A little more than a month after images flooded social media of a smiling Rosalie “Rosie” Avila with a neon heart fluttering around her head — forever linking her to the issue of schoolyard bullying — another Inland Empire 13-year-old girl attempted to end her life because of what her family is calling extreme bullying.
“I don’t know why they’re targeting my sister,” said Carolina Zarate on Thursday in a phone interview.
The identity of the Arrowview Middle School seventh-grader is not being released for her protection.
In the latest incident against the girl, Zarate and her mother, Sandra Ortega, of San Bernardino, said several girls went to Ortega’s home Tuesday night trying to lure the girl outside for a fight. As Ortega told the girls to leave, the frightened girl ran into the family bathroom, the San Bernardino mother said.
“I think she had a panic attack,” Ortega said Thursday from her daughter’s hospital room at Riverside County Regional Medical Center’s pediatric unit. “Then she went in and took the pills. They were my pills.”
Unaware of what her daughter had done, Ortega didn’t take the girl to the hospital until the teen began vomiting several hours later, Zarate and Ortega said.
After receiving initial treatment at St. Bernardino Medical Center in San Bernardino, she was transferred to the regional medical center in Moreno Valley. As of Friday morning, the teen had been released from the hospital.
“I’m thankful I still have my daughter here with me but now I want to know what the school is going to do,” Ortega said.
San Bernardino City Unified School District officials confirmed they were investigating a report of bullying that stemmed from an off-campus altercation between students, but said due to education codes, they were unable to confirm if the case they’re investigating involves Ortega’s daughter. Officials said district school police have been asked to assist with the investigation.
Arrowview Principal Berenice Rios sent a letter home Thursday alerting them to a bullying situation that’s under investigation.
“I’m providing you with this information in the hopes that we can work together to create a positive
learning environment for all our Arrowview Middle School students,” the statement said.
“I encourage each of you to sit down with your child and discuss with them how to choose kind words, how to follow expectations in the school setting, and how to be respectful to others and to themselves,” the statement continued. “And, if your child is experiencing conflicts with other students at our school or is being bullied, please inform us immediately so we can take appropriate action.”
Both Ortega and Zarate, who lives in Florida, say they have contacted Arrowview administrators about the ongoing bullying.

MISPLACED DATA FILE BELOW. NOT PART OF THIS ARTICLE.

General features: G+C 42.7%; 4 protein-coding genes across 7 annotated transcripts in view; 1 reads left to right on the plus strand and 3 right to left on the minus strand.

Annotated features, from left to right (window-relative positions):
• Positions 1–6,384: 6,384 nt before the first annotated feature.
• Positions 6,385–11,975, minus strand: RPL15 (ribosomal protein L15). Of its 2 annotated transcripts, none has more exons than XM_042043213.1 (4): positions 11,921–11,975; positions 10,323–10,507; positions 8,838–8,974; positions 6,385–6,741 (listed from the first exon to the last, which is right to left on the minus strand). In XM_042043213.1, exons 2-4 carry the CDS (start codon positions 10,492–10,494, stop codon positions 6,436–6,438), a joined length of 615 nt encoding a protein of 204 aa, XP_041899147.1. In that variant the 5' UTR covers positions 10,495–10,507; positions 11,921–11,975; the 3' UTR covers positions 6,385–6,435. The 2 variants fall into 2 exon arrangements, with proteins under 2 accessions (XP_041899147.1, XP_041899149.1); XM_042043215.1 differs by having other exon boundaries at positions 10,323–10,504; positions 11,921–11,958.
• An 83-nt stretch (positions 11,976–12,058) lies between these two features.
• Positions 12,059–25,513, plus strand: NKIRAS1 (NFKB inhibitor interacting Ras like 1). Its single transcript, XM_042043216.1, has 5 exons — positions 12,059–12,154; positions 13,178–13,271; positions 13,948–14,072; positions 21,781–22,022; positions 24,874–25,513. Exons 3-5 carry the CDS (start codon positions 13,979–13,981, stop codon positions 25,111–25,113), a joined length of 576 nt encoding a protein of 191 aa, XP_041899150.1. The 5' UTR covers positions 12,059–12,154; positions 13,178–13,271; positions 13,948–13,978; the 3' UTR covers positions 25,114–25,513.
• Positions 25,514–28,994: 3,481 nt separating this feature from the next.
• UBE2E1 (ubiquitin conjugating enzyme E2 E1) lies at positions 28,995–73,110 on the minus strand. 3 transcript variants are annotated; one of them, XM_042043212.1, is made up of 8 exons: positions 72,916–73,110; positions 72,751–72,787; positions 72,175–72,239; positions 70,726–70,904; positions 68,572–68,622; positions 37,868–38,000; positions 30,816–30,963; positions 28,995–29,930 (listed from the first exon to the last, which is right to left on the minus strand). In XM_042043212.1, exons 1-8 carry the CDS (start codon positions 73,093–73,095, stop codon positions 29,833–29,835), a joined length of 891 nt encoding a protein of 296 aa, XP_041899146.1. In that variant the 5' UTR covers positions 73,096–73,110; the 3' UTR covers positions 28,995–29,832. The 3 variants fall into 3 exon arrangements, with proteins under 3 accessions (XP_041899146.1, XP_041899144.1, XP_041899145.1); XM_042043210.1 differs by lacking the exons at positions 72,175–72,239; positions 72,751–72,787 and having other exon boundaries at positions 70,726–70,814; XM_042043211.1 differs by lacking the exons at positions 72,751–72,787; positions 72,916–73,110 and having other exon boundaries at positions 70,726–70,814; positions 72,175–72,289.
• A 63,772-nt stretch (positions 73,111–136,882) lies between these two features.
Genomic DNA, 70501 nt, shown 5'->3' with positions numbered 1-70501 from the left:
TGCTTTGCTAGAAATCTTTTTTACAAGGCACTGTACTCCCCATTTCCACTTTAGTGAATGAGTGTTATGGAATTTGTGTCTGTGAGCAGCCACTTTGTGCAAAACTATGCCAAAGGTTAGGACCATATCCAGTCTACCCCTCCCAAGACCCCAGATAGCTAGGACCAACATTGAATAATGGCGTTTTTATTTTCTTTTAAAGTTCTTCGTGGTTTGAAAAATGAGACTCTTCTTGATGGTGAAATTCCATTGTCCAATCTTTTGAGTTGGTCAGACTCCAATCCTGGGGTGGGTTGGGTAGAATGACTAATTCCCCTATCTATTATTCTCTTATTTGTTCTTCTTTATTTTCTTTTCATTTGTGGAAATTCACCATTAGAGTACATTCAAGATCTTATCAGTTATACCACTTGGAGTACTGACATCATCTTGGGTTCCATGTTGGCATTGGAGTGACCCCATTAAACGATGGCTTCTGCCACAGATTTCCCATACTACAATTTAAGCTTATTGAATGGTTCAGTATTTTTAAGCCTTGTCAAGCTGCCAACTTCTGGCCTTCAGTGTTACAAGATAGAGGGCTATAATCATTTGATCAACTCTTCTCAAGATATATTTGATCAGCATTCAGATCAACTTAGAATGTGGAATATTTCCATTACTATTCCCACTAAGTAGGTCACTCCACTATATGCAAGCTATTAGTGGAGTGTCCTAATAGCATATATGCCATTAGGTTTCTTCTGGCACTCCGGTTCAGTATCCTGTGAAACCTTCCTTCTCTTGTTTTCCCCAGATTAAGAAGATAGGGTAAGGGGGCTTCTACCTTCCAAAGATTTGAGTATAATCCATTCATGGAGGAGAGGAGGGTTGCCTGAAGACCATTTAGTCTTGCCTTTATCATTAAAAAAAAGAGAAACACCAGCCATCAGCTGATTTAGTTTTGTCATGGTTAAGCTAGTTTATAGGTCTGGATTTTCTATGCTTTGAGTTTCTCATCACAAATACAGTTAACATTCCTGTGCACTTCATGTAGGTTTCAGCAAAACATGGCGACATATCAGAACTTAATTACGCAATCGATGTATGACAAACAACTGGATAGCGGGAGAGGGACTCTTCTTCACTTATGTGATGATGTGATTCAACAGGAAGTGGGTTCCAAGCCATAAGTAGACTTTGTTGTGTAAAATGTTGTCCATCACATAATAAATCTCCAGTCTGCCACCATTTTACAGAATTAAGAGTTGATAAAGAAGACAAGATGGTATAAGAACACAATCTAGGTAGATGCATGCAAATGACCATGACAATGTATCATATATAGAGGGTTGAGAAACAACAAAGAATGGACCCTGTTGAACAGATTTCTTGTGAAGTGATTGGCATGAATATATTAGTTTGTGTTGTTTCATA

“My mother has been going to the school since October,” Zarate said. “I, myself, have called and asked them what they’re doing.”
Zarate said during one incident, the school placed the aggressive girl on a contract outlining consequences if she violated the terms of agreement.
“But then a friend of that girl kept bullying my sister,” Zarate said.
Both women have accused the school of not doing enough to protect the 13-year-old and were grateful they were not mourning their loved one like Rosie’s family — which has filed a wrongful-death lawsuit against the Yucaipa-Calimesa Joint Unified School District.
However, district officials said due to education codes, they are not allowed to share any disciplinary steps taken against other students.
“Because ed code is so strict about discipline and sharing any disciplinary issues with parties, we can’t tell parents what’s happening to another child,” said district spokeswoman, Maria Garcia, in a phone interview. “When (Rosie) passed away, our superintendent spoke at the board meeting about it, and once again renewed the commitment to provide a safe learning environment to all students. It does remind school administrators and educators that we all have a responsibility to prevent bullying situations from escalating.”
Garcia also noted that Arrowview staff has historically taken bullying seriously and have implemented various programs and concepts in the area of bullying and conflict resolution.
Ortega said her daughter was awake and alert Thursday and was fully aware of what she did, but she’s also expressed fear of returning to school.
“She doesn’t want to go back,” Ortega said Thursday. “She’s afraid of those girls, so right now I think I’m going to homeschool her until I can put her in another school.”
However, Zarate wonders why her sister has to be moved.
“People ask, ‘Why don’t you change schools?’ but why haven’t you guys resolved the problem of the other students?” Zarate asked.